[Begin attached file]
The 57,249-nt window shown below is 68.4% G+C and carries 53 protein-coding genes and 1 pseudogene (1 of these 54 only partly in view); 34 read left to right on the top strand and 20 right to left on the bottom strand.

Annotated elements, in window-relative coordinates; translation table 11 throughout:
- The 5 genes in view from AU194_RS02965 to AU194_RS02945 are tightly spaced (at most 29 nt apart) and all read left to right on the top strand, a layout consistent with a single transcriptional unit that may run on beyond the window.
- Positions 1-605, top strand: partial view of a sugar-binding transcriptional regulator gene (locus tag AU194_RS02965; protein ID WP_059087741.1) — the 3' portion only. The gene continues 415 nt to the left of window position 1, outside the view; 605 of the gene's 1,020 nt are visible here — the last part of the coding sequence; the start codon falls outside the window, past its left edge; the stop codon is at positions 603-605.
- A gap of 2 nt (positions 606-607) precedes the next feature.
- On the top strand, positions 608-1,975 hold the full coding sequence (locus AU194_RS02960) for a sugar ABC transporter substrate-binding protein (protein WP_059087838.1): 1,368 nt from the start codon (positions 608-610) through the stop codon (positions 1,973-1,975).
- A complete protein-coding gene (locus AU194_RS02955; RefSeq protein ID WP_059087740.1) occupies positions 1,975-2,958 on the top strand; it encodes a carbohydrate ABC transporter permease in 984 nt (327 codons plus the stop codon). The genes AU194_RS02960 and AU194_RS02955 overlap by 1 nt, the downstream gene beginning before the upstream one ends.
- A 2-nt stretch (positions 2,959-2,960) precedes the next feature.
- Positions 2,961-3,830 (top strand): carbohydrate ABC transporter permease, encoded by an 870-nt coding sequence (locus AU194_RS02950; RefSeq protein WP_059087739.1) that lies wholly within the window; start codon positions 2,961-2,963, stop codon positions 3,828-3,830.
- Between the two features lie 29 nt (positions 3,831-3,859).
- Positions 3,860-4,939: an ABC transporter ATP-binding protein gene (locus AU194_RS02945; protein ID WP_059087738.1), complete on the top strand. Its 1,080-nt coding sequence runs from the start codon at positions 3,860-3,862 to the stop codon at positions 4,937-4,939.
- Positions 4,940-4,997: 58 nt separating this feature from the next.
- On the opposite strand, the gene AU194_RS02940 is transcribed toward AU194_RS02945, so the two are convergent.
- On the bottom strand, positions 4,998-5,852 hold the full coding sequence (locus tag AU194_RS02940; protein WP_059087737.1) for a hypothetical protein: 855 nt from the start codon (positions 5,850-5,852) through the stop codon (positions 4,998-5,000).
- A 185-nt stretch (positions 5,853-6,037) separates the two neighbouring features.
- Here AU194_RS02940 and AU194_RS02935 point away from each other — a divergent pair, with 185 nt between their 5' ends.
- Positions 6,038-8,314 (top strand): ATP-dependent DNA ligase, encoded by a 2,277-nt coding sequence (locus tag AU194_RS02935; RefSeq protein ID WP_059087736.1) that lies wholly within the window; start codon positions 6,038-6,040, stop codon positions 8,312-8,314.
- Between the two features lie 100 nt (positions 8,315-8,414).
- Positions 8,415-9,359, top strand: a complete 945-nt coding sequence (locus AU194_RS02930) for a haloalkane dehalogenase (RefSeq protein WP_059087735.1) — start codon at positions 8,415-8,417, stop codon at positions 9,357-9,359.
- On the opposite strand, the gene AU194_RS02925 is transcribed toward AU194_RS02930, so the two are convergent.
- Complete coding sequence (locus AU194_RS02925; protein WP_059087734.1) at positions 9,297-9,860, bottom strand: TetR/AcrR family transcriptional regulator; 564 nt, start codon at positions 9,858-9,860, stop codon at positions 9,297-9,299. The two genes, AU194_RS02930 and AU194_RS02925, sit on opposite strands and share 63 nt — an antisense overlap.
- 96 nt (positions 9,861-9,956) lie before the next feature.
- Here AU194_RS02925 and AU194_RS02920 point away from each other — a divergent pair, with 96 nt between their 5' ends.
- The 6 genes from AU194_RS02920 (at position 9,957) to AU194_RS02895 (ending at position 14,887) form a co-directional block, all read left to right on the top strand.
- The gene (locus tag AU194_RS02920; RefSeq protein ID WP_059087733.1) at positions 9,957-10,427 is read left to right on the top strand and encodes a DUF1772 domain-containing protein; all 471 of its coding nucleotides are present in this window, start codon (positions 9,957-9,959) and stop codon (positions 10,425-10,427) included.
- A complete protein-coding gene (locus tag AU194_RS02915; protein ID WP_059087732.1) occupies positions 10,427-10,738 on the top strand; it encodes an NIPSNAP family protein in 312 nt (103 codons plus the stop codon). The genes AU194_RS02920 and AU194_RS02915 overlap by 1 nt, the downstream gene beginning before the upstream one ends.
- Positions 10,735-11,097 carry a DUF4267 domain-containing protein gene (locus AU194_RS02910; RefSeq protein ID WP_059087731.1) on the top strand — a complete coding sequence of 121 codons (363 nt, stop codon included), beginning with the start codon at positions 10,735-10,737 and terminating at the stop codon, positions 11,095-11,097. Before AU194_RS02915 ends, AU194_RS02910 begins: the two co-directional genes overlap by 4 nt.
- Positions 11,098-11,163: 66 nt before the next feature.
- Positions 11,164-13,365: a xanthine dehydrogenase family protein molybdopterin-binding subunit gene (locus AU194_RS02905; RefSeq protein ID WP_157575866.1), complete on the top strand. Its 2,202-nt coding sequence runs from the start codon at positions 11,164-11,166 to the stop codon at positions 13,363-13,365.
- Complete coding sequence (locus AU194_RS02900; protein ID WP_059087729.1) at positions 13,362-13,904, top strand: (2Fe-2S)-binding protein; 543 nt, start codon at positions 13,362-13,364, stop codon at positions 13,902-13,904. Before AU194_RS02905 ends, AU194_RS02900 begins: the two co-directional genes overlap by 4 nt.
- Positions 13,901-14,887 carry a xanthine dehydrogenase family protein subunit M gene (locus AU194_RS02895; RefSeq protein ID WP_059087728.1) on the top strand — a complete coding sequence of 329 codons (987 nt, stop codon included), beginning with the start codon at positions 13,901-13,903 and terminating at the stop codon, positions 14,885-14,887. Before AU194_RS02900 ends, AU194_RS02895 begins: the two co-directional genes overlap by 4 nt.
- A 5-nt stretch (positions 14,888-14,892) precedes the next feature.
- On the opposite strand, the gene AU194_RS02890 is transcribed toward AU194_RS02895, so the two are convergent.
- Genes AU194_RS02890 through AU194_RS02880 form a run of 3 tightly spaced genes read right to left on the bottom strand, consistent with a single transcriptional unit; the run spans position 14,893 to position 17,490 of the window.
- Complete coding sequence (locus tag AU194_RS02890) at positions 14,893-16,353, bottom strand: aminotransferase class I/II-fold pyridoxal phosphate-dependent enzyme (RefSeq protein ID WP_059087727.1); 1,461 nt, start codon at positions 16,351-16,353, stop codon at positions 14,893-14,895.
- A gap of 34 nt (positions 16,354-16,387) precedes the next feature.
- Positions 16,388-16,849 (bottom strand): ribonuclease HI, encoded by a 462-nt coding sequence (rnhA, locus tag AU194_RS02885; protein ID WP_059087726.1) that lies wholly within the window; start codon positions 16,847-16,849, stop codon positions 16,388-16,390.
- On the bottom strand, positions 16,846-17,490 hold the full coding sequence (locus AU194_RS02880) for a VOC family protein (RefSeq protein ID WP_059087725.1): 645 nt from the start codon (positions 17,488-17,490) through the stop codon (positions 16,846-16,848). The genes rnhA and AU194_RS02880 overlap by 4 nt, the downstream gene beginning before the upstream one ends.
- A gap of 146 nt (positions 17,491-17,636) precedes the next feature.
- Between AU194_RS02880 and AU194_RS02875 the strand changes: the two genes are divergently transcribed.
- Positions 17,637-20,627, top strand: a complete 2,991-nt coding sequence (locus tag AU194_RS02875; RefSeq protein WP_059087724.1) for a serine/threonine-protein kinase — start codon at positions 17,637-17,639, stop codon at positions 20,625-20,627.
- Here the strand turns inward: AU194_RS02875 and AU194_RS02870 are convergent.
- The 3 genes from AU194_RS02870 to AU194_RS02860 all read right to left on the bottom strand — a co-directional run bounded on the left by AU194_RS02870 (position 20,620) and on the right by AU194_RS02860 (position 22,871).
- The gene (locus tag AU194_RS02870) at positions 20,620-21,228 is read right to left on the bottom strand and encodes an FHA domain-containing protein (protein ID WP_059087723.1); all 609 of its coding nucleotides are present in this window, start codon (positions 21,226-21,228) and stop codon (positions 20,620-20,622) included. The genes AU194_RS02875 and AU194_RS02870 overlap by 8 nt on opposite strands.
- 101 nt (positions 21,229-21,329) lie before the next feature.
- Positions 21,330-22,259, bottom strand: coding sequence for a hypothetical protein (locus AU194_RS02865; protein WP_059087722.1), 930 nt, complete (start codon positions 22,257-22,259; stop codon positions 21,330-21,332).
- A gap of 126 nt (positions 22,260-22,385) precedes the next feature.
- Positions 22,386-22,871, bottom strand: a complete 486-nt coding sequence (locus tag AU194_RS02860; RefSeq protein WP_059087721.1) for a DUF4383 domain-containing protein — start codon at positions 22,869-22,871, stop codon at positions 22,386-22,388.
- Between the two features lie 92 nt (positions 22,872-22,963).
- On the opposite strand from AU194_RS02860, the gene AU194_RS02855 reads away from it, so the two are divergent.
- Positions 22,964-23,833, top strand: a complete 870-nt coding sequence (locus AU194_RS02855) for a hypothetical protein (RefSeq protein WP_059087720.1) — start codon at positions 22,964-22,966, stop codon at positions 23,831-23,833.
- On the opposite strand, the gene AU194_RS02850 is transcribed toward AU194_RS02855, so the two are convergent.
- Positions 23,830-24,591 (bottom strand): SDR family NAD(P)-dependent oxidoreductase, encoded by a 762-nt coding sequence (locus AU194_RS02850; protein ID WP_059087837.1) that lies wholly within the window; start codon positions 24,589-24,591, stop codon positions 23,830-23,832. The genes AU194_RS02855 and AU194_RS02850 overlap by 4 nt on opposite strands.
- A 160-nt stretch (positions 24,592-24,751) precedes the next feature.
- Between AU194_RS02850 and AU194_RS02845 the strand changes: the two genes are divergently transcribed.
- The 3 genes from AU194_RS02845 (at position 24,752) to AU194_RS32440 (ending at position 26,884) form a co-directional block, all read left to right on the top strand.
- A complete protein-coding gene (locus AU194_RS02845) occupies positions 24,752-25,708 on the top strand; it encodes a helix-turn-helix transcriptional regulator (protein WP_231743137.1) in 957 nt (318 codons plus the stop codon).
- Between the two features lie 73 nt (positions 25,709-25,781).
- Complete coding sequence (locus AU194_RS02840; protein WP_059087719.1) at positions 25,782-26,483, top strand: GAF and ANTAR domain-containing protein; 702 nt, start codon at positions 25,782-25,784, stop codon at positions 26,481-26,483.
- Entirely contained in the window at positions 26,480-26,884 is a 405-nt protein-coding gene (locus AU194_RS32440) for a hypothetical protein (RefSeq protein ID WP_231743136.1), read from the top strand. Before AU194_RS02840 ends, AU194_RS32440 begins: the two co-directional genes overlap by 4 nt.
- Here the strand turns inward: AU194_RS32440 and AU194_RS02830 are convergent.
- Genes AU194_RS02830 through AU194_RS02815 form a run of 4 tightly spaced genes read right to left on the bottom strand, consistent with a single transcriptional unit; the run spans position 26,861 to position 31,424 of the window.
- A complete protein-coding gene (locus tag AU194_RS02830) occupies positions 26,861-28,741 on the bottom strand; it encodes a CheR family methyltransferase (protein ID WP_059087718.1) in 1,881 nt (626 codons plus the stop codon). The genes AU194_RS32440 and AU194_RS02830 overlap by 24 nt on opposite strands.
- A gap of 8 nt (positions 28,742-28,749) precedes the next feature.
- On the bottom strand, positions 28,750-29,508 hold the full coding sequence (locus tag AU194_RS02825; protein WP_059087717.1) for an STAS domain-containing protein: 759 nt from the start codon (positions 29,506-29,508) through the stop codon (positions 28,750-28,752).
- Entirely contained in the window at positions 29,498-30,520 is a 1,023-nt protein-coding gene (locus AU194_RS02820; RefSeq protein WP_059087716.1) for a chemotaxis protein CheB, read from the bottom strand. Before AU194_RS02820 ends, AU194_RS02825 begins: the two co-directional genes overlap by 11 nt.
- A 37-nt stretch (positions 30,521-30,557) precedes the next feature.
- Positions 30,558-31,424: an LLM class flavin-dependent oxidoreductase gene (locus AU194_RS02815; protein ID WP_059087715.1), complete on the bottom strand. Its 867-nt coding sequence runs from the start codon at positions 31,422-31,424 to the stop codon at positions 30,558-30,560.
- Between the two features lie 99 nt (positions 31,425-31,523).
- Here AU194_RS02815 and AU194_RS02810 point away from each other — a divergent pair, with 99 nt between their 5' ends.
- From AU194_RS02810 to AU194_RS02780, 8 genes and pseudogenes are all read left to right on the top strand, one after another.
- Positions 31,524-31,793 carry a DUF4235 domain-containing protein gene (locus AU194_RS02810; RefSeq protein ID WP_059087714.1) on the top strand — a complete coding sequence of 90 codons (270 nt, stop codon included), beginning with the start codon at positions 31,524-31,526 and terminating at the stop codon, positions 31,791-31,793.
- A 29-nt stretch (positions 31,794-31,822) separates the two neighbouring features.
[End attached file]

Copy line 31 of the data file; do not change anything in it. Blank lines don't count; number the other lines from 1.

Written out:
- Positions 13,901-14,887 carry a xanthine dehydrogenase family protein subunit M gene (locus AU194_RS02895; RefSeq protein ID WP_059087728.1) on the top strand — a complete coding sequence of 329 codons (987 nt, stop codon included), beginning with the start codon at positions 13,901-13,903 and terminating at the stop codon, positions 14,885-14,887. Before AU194_RS02900 ends, AU194_RS02895 begins: the two co-directional genes overlap by 4 nt.